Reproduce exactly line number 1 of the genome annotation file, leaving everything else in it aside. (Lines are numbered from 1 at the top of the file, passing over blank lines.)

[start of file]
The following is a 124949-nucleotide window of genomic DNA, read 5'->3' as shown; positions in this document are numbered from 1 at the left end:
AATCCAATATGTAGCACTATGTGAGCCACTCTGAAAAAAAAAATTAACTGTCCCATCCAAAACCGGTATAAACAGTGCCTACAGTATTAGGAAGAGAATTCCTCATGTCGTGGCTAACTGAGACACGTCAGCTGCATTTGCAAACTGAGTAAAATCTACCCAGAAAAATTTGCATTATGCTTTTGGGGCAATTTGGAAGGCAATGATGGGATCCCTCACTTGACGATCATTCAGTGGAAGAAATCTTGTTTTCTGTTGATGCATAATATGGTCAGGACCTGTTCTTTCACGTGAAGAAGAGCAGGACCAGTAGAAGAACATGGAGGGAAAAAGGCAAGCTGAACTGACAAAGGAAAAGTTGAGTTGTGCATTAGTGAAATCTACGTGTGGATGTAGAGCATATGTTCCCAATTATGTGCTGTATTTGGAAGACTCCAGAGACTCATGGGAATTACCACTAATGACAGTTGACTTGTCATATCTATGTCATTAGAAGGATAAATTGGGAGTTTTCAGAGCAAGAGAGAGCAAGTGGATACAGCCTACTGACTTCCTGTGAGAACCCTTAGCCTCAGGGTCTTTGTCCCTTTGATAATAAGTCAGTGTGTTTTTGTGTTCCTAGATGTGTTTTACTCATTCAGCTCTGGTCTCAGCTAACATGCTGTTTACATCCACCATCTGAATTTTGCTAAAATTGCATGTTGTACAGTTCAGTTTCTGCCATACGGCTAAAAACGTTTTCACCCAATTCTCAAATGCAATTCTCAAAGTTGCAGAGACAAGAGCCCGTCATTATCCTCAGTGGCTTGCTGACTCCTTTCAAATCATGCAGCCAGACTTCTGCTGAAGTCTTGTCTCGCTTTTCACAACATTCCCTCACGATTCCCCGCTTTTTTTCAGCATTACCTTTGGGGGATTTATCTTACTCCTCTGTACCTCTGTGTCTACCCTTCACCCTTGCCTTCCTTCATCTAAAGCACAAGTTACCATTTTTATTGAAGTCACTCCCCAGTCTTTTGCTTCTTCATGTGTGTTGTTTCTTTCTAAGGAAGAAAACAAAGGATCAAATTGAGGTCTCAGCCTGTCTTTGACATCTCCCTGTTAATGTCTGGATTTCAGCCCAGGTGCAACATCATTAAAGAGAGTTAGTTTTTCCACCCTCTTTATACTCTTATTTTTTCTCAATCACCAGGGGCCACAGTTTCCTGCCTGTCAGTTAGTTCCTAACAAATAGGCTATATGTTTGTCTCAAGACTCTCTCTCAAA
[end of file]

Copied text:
The following is a 124949-nucleotide window of genomic DNA, read 5'->3' as shown; positions in this document are numbered from 1 at the left end: